Much as I like Ubuntu, I’m a KDE fan at heart. Even thought I left OpenSuse for Ubuntu, I may go back to them, MS deal and all, if the KDE situation does not improve soon. LTS or not isn’t as big a deal as feature parity.

    Focusing on Gnome and neglecting KDE is certainly Canonical’s prerogative. But I just hope that they will at least admit it openly and realize that they will always be alienating a non-trivial portion of their potential users as long as they do so.

  • Kevin Mark

    I’ve always seen Ubuntu as a cross between an FLOSS project and a commercial business. It is lead by a businessman although he is FLOSS-oriented. He gets to guide the ship that is Ubuntu. He wanted it to be targeted to average users while expecting the FLOSS world to be a major part of its initial base. He choose Gnome as its desktop of choice. So I expect him to develop that vision to gain more average user which means spending his resources on Gnome. If you already know more than the average user, then community support is what you get. So KDE has community support and he even gave it commercial and SHIPIT support, now that to me is a bonus. Should he support even more? fwm-buntu, openbox-buntu, evilwm-buntu…. He wants to get the rest of the world on our side. if you already here in GNU land, you’ve already won. But I don’t hold a grudge if KDE is not the top priority because its not what I saw as the Ubuntu goal. But I do see the point in supporting KDE as the ‘other desktop choice’ as obviously KDE is one of the 2 top desktop environment in GNU-land.

  • Hobbsee

    Now, if this really is true, with the idea of equal support for ubuntu and kubuntu, how come:

    • We never have canonical staff working on a KDE hug day – they’re either on something like ubiquity, for both distros, or for a part of gnome?

    • We don’t have full KDE support for compiz yet?

    • Riddell has to go and write GUIs for things that other people have put in, usually canonical staff, which only have frontends for gtk?

    I don’t have a problem with Kubuntu only being a community supported release, apart from Riddell – but you shouldn’t claim it gets equal, or almost equal, support and standing with Ubuntu, when it clearly isn’t true.

  • Scott Kitterman

    And of course no one has mentioned that Kubuntu Dapper users were promised an LTS to LTS upgrade path that no longer exists. This just not about doing things going forward, it’s also about going back on past commitments.

  • fred

    It’s always an obvious fact that even though Canonical never said explicitly and even denied it, it’s indeed Kubuntu is like “2nd class citizen”. All Kubuntu user can see this clearly. I know for sure Jonathan Riddel is hired by Kubuntu, but he is not a Superman that can handle everthing.

    I’m a long-time KDE user, and if they never bother to give better support for my favorite DE, I’ll never bother to install Ubuntu or Kubuntu as well (I’ve only tried Ubuntu on live CD)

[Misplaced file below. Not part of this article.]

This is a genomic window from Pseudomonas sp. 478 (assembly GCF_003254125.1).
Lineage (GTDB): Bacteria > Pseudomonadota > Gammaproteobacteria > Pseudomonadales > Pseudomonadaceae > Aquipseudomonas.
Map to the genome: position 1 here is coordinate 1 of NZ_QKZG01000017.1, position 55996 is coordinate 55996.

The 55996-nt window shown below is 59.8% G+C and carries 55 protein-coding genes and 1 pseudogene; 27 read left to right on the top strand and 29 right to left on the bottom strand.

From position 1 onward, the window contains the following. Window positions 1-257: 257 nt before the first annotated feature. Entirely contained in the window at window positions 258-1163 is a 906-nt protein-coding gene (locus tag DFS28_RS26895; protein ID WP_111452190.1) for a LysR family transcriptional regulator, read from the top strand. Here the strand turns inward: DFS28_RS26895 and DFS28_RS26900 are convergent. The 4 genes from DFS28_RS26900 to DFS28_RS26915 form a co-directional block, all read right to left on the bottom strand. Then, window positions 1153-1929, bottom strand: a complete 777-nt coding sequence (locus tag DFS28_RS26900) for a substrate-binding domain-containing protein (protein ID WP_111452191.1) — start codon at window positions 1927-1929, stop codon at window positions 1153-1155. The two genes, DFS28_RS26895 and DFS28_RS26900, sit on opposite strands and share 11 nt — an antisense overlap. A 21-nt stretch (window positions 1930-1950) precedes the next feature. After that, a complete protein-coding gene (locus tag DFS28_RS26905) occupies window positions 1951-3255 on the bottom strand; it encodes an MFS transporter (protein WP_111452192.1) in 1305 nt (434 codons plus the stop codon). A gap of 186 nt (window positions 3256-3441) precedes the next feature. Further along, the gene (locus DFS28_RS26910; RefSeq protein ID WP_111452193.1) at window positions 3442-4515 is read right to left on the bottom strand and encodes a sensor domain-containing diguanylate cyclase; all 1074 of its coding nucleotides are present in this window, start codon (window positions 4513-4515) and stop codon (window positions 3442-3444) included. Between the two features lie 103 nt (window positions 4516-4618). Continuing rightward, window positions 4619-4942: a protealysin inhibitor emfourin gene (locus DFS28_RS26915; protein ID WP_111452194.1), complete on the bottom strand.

• RIP

    The issue Canonical has is, that they just don’t make enough money out of there target-market, the home-user. Shifting toward the coperate business-world would be logical but the quality of the LTS-releases – ever tried the server one? – is just to bad to line up with RHEL, SLES, debian stable or Mandriva.

    Canonical is w/o any question very good at marketing and that was needed to reach the large user-base they have today. To support Kubuntu, Xubuntu and Edubuntu was propably part of that marketing-plan and it’s changing now.

    Let’s face it: Buntu is dying on all levels. All what is needed now is a new distro-star (PCLinuxOS? #1 on distrowatch) and Buntu will lose it’s community again and have to re-start at the beginning. That’s live, that’s the result of going for coperate business and investing in marketing while ignoring the community, that’s it. I am switching to PCLinuxOS now. Over and out.

  • Thomas Zander


    what I find interesting in your post is that you list a couple of things canonical does which help Kubuntu (and by extention itself), but you don’t really address the points that Aaron made. Claiming you don’t know what they are. I have a hard time taking your word as sincere here, even I had talks with you on how the gnome version is pushed a lot more by all canonical people. So I’m sure you are aware of those.

    Like Sebas said above, don’t try to look innocent here, it doesn’t help your cause.

    I too am very disappointed by a lot of actions from canonical, and while I think Jonathan does an outstanding job, its clear he is fighting the fight that we should not really be fighting in the first place. The whole long-term support thing just adds to the existing pains.

    There are many ways canonical could have chosen to handle the LTS thing; for example canonical could backport the kde4.1 release to 804 and make that kubuntu version a LTS as well. (it still can!) Just not having a LTS is, well, disappointing.

  • jono

    Everyone – like I said earlier – I am NOT DENYING at all that Kubuntu gets less focus, less resources and less attention – I am NOT SAYING that it is equal to Ubuntu.

    My only point is that it seems to be black or white – either Canonical treats Kubuntu with exactly the same level of attention as Ubuntu (which is clearly not the case) or it is completely ignoring it. I am just saying that while Canonical is not perfect in this regard and not equally resourcing Kubuntu, I would would say that it is still investing a lot into it.

  • Kyashan

    I only know that kubuntu since dapper drake can’t recognize correctly my laptop screen and now gutsy too…The problem has never been fixed.This not happens with Ubuntu,every hardware device works out-of-the-box.I feel a second class citizen,infact I use mepis instead of Kubuntu (that I would use if it had the same support of Ubuntu).PLEASE INVEST ON KUBUNTU AND KDE4!!!!! They will be great together,but if there’s no support none will use it.

  • Vincent